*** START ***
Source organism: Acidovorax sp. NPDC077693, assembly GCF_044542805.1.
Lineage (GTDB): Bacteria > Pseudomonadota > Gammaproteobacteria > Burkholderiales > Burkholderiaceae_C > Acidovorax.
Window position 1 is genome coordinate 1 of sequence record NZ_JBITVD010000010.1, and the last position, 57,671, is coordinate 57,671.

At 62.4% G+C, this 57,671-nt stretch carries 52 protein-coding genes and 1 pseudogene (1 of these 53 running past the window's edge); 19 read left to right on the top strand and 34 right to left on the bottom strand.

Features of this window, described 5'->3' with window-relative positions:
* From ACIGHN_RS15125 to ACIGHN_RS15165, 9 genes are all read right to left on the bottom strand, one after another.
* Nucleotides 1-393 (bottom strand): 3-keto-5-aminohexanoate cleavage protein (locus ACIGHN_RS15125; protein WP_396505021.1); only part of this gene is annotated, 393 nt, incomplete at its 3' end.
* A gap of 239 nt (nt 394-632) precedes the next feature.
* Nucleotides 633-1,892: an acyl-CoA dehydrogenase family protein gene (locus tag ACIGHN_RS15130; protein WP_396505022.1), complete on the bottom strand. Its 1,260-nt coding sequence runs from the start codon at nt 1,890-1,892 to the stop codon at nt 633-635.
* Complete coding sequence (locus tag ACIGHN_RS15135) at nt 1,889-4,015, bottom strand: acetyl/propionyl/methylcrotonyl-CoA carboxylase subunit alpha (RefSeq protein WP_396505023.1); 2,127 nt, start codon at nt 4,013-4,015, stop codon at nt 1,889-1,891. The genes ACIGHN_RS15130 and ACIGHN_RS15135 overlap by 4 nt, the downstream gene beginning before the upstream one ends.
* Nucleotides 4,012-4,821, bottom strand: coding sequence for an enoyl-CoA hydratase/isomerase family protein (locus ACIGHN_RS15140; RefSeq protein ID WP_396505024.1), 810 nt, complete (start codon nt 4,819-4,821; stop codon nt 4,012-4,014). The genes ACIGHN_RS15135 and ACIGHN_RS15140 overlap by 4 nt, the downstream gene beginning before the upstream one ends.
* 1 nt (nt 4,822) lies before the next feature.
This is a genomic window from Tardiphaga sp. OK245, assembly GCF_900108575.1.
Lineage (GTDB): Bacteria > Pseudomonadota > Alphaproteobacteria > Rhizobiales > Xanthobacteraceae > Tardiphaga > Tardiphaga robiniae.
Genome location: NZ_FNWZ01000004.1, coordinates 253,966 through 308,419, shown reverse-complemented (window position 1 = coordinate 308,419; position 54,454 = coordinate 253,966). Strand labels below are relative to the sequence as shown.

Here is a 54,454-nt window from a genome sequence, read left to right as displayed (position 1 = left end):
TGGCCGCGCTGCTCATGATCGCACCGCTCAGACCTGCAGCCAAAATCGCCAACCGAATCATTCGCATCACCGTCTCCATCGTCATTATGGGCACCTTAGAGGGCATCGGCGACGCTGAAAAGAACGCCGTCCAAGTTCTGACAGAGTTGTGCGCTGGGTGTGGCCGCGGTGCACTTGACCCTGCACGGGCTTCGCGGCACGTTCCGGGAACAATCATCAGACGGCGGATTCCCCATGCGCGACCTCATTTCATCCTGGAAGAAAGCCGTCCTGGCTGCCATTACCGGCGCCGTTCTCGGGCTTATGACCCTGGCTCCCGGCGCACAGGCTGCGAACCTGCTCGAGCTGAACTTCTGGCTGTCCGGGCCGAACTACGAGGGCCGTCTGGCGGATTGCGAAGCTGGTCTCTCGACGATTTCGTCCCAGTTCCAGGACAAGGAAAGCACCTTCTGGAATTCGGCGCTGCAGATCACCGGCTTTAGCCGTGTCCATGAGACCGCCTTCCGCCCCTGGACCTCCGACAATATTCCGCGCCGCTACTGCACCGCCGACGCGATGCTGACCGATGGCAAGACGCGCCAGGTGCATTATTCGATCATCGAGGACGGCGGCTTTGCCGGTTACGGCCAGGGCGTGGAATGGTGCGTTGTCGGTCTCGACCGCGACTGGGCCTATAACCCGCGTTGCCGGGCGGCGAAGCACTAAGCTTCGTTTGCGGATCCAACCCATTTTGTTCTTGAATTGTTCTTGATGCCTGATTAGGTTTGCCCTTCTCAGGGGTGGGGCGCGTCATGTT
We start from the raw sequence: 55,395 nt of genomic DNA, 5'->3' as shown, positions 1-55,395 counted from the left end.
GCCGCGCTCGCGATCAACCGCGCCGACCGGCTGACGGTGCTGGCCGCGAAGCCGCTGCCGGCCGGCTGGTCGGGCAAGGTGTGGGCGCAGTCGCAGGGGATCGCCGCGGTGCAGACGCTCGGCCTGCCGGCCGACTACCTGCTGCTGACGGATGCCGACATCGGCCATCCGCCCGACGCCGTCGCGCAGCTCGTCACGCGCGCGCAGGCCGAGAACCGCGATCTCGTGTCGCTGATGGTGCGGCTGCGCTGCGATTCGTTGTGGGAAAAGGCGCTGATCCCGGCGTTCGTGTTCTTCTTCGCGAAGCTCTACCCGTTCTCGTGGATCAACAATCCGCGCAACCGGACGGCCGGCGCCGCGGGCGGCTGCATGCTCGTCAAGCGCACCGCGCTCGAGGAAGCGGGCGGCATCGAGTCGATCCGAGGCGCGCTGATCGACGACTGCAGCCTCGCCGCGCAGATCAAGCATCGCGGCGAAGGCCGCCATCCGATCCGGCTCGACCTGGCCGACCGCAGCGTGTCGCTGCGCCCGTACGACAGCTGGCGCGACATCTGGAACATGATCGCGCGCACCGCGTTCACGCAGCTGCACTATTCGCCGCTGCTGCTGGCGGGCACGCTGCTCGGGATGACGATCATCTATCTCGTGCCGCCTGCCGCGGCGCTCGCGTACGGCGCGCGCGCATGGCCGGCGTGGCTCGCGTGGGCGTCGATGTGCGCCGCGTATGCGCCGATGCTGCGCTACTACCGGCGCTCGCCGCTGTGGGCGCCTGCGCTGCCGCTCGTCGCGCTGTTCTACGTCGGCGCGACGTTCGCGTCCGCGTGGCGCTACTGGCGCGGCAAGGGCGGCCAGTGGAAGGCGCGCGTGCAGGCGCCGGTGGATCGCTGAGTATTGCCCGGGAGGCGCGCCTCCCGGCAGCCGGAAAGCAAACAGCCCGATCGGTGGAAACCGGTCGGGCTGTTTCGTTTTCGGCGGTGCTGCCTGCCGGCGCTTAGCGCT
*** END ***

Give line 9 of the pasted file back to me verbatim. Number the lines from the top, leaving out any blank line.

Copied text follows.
* Nucleotides 633-1,892: an acyl-CoA dehydrogenase family protein gene (locus tag ACIGHN_RS15130; protein WP_396505022.1), complete on the bottom strand. Its 1,260-nt coding sequence runs from the start codon at nt 1,890-1,892 to the stop codon at nt 633-635.